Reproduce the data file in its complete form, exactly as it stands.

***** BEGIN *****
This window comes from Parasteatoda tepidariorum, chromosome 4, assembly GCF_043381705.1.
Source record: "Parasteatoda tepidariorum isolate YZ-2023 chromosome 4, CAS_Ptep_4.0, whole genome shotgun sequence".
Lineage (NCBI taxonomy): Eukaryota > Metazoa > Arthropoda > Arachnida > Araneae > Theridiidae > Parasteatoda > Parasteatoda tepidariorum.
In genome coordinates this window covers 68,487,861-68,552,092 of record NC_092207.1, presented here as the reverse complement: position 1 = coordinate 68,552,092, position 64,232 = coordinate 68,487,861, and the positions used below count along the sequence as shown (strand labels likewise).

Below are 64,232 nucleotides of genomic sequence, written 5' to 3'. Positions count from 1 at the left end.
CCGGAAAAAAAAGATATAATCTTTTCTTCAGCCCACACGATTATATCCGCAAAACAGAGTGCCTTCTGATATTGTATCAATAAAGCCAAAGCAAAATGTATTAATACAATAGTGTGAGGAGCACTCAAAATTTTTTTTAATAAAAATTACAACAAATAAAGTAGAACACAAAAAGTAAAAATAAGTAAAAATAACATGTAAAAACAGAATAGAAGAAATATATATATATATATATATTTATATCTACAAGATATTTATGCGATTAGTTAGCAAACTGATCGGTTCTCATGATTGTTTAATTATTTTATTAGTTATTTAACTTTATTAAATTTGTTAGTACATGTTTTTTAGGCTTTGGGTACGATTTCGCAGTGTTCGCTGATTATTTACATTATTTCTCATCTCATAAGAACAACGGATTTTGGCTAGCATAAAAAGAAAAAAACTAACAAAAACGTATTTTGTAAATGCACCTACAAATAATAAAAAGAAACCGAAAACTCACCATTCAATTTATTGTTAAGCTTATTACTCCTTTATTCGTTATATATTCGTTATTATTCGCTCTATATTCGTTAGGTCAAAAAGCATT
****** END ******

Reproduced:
This window comes from Parasteatoda tepidariorum, chromosome 4, assembly GCF_043381705.1.
Source record: "Parasteatoda tepidariorum isolate YZ-2023 chromosome 4, CAS_Ptep_4.0, whole genome shotgun sequence".
Lineage (NCBI taxonomy): Eukaryota > Metazoa > Arthropoda > Arachnida > Araneae > Theridiidae > Parasteatoda > Parasteatoda tepidariorum.
In genome coordinates this window covers 68,487,861-68,552,092 of record NC_092207.1, presented here as the reverse complement: position 1 = coordinate 68,552,092, position 64,232 = coordinate 68,487,861, and the positions used below count along the sequence as shown (strand labels likewise).

Below are 64,232 nucleotides of genomic sequence, written 5' to 3'. Positions count from 1 at the left end.
CCGGAAAAAAAAGATATAATCTTTTCTTCAGCCCACACGATTATATCCGCAAAACAGAGTGCCTTCTGATATTGTATCAATAAAGCCAAAGCAAAATGTATTAATACAATAGTGTGAGGAGCACTCAAAATTTTTTTTAATAAAAATTACAACAAATAAAGTAGAACACAAAAAGTAAAAATAAGTAAAAATAACATGTAAAAACAGAATAGAAGAAATATATATATATATATATATTTATATCTACAAGATATTTATGCGATTAGTTAGCAAACTGATCGGTTCTCATGATTGTTTAATTATTTTATTAGTTATTTAACTTTATTAAATTTGTTAGTACATGTTTTTTAGGCTTTGGGTACGATTTCGCAGTGTTCGCTGATTATTTACATTATTTCTCATCTCATAAGAACAACGGATTTTGGCTAGCATAAAAAGAAAAAAACTAACAAAAACGTATTTTGTAAATGCACCTACAAATAATAAAAAGAAACCGAAAACTCACCATTCAATTTATTGTTAAGCTTATTACTCCTTTATTCGTTATATATTCGTTATTATTCGCTCTATATTCGTTAGGTCAAAAAGCATT